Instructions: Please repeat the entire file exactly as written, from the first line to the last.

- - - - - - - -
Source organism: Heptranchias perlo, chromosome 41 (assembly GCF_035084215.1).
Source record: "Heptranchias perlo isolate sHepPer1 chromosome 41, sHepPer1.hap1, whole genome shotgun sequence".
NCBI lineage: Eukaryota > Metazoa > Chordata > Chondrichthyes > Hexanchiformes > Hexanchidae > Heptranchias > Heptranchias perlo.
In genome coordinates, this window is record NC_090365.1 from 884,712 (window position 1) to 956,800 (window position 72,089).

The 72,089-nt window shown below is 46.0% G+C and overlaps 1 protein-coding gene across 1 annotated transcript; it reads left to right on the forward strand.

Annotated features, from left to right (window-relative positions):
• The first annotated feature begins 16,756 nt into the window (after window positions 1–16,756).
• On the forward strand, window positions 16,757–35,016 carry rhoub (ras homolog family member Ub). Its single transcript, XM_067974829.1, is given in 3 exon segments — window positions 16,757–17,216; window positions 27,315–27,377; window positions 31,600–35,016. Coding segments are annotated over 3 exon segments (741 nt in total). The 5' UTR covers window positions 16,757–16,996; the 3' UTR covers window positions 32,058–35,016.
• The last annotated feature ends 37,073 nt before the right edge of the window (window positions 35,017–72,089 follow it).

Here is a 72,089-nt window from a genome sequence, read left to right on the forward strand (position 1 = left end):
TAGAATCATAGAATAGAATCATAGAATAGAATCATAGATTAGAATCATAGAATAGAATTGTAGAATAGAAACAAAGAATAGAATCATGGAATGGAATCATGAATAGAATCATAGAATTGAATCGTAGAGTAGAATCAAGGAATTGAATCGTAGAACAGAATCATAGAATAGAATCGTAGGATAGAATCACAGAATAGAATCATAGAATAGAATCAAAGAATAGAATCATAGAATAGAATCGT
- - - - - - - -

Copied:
Source organism: Heptranchias perlo, chromosome 41 (assembly GCF_035084215.1).
Source record: "Heptranchias perlo isolate sHepPer1 chromosome 41, sHepPer1.hap1, whole genome shotgun sequence".
NCBI lineage: Eukaryota > Metazoa > Chordata > Chondrichthyes > Hexanchiformes > Hexanchidae > Heptranchias > Heptranchias perlo.
In genome coordinates, this window is record NC_090365.1 from 884,712 (window position 1) to 956,800 (window position 72,089).

The 72,089-nt window shown below is 46.0% G+C and overlaps 1 protein-coding gene across 1 annotated transcript; it reads left to right on the forward strand.

Annotated features, from left to right (window-relative positions):
• The first annotated feature begins 16,756 nt into the window (after window positions 1–16,756).
• On the forward strand, window positions 16,757–35,016 carry rhoub (ras homolog family member Ub). Its single transcript, XM_067974829.1, is given in 3 exon segments — window positions 16,757–17,216; window positions 27,315–27,377; window positions 31,600–35,016. Coding segments are annotated over 3 exon segments (741 nt in total). The 5' UTR covers window positions 16,757–16,996; the 3' UTR covers window positions 32,058–35,016.
• The last annotated feature ends 37,073 nt before the right edge of the window (window positions 35,017–72,089 follow it).

Here is a 72,089-nt window from a genome sequence, read left to right on the forward strand (position 1 = left end):
TAGAATCATAGAATAGAATCATAGAATAGAATCATAGATTAGAATCATAGAATAGAATTGTAGAATAGAAACAAAGAATAGAATCATGGAATGGAATCATGAATAGAATCATAGAATTGAATCGTAGAGTAGAATCAAGGAATTGAATCGTAGAACAGAATCATAGAATAGAATCGTAGGATAGAATCACAGAATAGAATCATAGAATAGAATCAAAGAATAGAATCATAGAATAGAATCGT